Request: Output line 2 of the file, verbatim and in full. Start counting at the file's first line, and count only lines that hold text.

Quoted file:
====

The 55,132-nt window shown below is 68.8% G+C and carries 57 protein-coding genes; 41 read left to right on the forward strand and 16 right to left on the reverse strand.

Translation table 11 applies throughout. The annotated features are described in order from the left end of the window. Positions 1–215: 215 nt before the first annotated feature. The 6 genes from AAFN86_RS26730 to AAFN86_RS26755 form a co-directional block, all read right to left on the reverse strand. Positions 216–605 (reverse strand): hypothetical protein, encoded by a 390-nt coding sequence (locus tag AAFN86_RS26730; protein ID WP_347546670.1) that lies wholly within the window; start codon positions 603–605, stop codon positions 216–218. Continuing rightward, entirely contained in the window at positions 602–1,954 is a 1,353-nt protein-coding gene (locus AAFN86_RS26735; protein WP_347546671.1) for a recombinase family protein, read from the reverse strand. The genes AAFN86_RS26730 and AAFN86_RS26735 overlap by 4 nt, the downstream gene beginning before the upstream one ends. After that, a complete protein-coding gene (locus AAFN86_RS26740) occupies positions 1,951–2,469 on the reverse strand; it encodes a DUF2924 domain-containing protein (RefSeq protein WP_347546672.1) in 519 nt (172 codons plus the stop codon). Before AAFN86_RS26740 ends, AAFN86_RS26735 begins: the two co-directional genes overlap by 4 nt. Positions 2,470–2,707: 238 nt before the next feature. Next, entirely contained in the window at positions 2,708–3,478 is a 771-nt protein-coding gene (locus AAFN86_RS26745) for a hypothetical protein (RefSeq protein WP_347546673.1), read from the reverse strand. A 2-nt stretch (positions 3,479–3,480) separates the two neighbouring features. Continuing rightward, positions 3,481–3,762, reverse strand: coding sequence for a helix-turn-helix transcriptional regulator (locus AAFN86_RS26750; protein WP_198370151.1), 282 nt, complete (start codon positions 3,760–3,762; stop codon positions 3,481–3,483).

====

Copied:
Translation table 11 applies throughout. The annotated features are described in order from the left end of the window. Positions 1–215: 215 nt before the first annotated feature. The 6 genes from AAFN86_RS26730 to AAFN86_RS26755 form a co-directional block, all read right to left on the reverse strand. Positions 216–605 (reverse strand): hypothetical protein, encoded by a 390-nt coding sequence (locus tag AAFN86_RS26730; protein ID WP_347546670.1) that lies wholly within the window; start codon positions 603–605, stop codon positions 216–218. Continuing rightward, entirely contained in the window at positions 602–1,954 is a 1,353-nt protein-coding gene (locus AAFN86_RS26735; protein WP_347546671.1) for a recombinase family protein, read from the reverse strand. The genes AAFN86_RS26730 and AAFN86_RS26735 overlap by 4 nt, the downstream gene beginning before the upstream one ends. After that, a complete protein-coding gene (locus AAFN86_RS26740) occupies positions 1,951–2,469 on the reverse strand; it encodes a DUF2924 domain-containing protein (RefSeq protein WP_347546672.1) in 519 nt (172 codons plus the stop codon). Before AAFN86_RS26740 ends, AAFN86_RS26735 begins: the two co-directional genes overlap by 4 nt. Positions 2,470–2,707: 238 nt before the next feature. Next, entirely contained in the window at positions 2,708–3,478 is a 771-nt protein-coding gene (locus AAFN86_RS26745) for a hypothetical protein (RefSeq protein WP_347546673.1), read from the reverse strand. A 2-nt stretch (positions 3,479–3,480) separates the two neighbouring features. Continuing rightward, positions 3,481–3,762, reverse strand: coding sequence for a helix-turn-helix transcriptional regulator (locus AAFN86_RS26750; protein WP_198370151.1), 282 nt, complete (start codon positions 3,760–3,762; stop codon positions 3,481–3,483).